The voice-over at this point is coherant with the lines from Shakespeare’s Hamlet. This is a romantic, idealised version, which shows an Eden-like oasis, which is evocative of nineteenth century tradition where death is beautified. Kliman suggests that Olivier’s film works so that the “audience accepts what is on screen as the non-subjective truth. “17 It is not obvious if this is being filtered through the consciousness of a particular character. In this version, it can be assumed that the voice is that of Gertrude but there is no reference or shot of whose perception this is.
In Zeffirelli’s Hamlet, the scene changes and the audience see Gertrude dressed in black, as though she is mourning. Her appearance doe not seem normal to her character, and her voice expresses grief at Ophelia’s death. Although she is upset, there is a slight ambiguity as to whether she herself was witness to it or had something to do with her death. Zeffirelli marks the end of this scene by giving a shot of the lake where Ophelia’s dead body is “pulled [… ] to muddy death. “18 This is then linked to the main storyline as Prince and Horatio are riding towards the gravediggers.
In a similar way, Olivier marks the transition from Ophelia’s drowning to the graveyard scene with a dissolve, which coincides with Gertrude’s voice-over of the words “drowned, drowned. “19 In conclusion, Olivier’s portrayal of Gertrude and Ophelia in this scene shows that in his version, Hamlet is central to the play. It is clear that the women are positioned in relation to Hamlet, and are there to accentuate his role. In Zeffirelli’s version, Gertrude dominates the film. It can be stated that Olivier’s version is a pre-feminist version, where Ophelia is portrayed as a helpless victim.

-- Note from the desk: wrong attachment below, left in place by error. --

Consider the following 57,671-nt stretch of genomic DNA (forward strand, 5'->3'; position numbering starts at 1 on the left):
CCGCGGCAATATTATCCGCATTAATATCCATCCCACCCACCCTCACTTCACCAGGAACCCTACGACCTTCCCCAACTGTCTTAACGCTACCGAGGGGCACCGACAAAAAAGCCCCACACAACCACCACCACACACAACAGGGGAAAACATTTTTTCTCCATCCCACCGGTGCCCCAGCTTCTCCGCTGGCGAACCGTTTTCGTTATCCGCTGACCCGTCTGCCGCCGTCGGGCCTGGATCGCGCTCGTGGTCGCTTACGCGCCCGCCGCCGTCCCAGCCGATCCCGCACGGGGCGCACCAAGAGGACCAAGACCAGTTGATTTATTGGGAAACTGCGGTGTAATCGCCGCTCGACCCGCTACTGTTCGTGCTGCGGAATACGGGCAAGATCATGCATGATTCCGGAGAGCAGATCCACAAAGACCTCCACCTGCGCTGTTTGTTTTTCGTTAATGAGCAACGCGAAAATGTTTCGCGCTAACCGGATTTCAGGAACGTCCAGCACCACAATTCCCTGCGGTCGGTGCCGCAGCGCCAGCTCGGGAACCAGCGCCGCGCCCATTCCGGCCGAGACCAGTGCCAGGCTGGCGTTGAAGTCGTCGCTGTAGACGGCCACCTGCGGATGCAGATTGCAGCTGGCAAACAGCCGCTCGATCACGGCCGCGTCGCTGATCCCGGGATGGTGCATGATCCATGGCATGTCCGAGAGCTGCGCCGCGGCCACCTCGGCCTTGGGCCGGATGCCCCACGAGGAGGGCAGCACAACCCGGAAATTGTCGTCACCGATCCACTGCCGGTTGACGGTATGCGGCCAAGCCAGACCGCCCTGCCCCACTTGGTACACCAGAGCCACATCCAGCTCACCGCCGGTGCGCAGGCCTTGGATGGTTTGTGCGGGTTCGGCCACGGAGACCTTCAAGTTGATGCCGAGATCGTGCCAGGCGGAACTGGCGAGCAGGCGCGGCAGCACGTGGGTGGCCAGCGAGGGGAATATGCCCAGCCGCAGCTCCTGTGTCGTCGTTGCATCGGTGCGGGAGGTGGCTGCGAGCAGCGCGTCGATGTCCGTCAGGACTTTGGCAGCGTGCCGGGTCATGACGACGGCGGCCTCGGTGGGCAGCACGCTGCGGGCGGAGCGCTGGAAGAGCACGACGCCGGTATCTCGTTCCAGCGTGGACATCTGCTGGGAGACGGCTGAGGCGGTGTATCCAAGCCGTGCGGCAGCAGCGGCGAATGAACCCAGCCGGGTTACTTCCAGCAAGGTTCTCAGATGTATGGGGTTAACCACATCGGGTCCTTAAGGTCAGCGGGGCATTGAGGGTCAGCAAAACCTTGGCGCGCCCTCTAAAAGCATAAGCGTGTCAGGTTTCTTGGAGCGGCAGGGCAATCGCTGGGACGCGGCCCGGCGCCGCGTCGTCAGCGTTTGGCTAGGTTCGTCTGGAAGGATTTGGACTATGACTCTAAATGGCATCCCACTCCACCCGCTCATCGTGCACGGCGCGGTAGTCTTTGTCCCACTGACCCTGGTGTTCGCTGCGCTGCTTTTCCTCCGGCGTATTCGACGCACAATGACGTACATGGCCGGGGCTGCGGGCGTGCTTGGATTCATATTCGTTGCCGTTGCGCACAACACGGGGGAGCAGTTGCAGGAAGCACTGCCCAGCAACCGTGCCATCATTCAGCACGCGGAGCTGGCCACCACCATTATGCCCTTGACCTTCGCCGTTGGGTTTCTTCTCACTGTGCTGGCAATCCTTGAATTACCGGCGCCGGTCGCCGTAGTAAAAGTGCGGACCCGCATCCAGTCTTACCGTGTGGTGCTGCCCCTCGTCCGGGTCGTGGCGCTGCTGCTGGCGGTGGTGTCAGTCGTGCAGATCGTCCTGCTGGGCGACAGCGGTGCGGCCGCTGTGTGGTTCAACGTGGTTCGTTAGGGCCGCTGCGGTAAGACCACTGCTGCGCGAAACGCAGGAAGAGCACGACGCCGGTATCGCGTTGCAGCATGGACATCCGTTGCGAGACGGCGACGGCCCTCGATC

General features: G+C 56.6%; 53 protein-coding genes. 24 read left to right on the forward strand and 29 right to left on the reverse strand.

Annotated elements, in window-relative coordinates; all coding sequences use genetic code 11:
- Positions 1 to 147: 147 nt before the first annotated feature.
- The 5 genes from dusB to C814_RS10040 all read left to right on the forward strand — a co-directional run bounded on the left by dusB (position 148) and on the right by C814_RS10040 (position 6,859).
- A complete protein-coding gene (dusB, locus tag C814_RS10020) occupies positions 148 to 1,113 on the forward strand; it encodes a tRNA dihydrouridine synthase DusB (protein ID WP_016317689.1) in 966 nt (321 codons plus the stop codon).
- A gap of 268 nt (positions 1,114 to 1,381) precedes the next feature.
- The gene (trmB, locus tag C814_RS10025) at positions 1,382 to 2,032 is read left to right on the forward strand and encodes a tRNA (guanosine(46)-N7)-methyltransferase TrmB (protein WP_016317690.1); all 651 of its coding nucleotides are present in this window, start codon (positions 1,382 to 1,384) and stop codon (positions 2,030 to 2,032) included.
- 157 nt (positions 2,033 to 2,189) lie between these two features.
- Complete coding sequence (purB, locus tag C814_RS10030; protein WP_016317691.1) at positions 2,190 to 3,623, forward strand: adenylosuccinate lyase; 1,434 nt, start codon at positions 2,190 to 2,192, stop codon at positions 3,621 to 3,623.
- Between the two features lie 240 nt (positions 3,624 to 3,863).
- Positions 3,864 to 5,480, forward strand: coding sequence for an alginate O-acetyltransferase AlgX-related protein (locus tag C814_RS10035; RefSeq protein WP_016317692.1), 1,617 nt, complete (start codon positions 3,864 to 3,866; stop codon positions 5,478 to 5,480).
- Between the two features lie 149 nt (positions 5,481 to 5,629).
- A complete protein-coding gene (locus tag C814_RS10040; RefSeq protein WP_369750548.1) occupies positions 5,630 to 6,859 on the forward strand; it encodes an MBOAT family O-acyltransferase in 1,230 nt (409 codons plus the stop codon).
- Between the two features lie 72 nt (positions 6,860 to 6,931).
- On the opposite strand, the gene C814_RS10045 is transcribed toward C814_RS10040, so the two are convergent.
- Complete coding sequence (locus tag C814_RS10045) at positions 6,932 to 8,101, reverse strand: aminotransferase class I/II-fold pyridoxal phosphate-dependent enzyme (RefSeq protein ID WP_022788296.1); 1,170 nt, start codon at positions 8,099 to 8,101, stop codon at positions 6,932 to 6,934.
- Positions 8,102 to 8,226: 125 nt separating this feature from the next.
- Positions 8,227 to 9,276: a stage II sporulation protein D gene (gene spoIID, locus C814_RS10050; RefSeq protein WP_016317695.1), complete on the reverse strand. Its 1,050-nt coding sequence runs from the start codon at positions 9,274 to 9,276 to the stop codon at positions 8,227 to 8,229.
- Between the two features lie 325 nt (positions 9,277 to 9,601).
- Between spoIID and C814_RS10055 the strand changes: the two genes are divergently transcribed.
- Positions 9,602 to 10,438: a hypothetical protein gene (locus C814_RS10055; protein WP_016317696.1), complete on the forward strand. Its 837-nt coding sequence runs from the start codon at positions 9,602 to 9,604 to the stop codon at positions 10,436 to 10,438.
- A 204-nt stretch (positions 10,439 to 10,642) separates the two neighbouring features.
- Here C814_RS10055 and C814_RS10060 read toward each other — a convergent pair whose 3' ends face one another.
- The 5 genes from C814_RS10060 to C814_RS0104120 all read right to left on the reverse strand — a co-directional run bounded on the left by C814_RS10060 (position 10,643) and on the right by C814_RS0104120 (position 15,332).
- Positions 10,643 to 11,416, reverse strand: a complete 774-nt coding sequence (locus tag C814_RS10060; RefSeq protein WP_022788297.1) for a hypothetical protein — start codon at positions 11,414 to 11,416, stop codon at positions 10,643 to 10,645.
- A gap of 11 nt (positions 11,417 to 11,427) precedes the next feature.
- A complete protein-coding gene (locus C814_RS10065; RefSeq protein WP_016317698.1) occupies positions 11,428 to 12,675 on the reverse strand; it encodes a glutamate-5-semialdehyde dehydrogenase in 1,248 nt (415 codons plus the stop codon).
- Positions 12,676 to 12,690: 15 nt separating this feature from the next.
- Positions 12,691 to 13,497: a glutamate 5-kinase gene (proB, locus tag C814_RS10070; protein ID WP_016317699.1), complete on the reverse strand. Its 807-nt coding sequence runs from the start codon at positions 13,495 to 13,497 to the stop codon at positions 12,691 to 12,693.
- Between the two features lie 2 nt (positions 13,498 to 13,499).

In comparison to this, Zeffirelli’s Hamlet shows Gertrude as a prominent figure and is definitely a feminist version of the play. Overall, both adaptations of Hamlet offer a different interpretation of women. Olivier’s is a post-war reading, which does not allow the female characters in the play to exert any issues, whereas Zeffirelli’s version goes beyond this aspect to question and highlight the role of women in Shakespeare.
1 Morley, 1978, p. 100. 2 Davies ; Wells, 1994, p. 181. 3 Morley, 1978, p. 100. 4 Pilkington, 1994, p. 165. 5 Kliman, 1988, p. 26. 6 Cartmell in Klein ; Daphinoff, 1997, p. 29.7 Lawson in Klein ; Daphinoff, 1997, p. 231. 8 Cartmell in Klein ; Daphinoff, 1997, p. 30. 9 Pilkington, 1994, p. 193. 10 Cartmell in Klein ; Daphinoff, 1997, p. 36.
11 http://www. homunculus. com/icons/bonhamcarterhelena/BonhamCarterInfo. html. 12 Lawson in Klein ; Daphinoff, 1997, p. 233. 13 Lawson in Klein ; Daphinoff, 1997, p. 241. 14 Davies, 1990, p. 45. 15 Lawson in Klein ; Daphinoff, 1997, p. 242. 16 Rothwell, 2000, p. 25. 17 Kliman, 1988, p. 30. 18 William Shakespeare, 1994, p. 132. 19 Davison, 1973, p. 49. Farah Ahmed P98077347 ENGL 3051 – Interpreting Shakespeare: Shakespeare on Screen Seminar Tutor: Deborah Cartmell.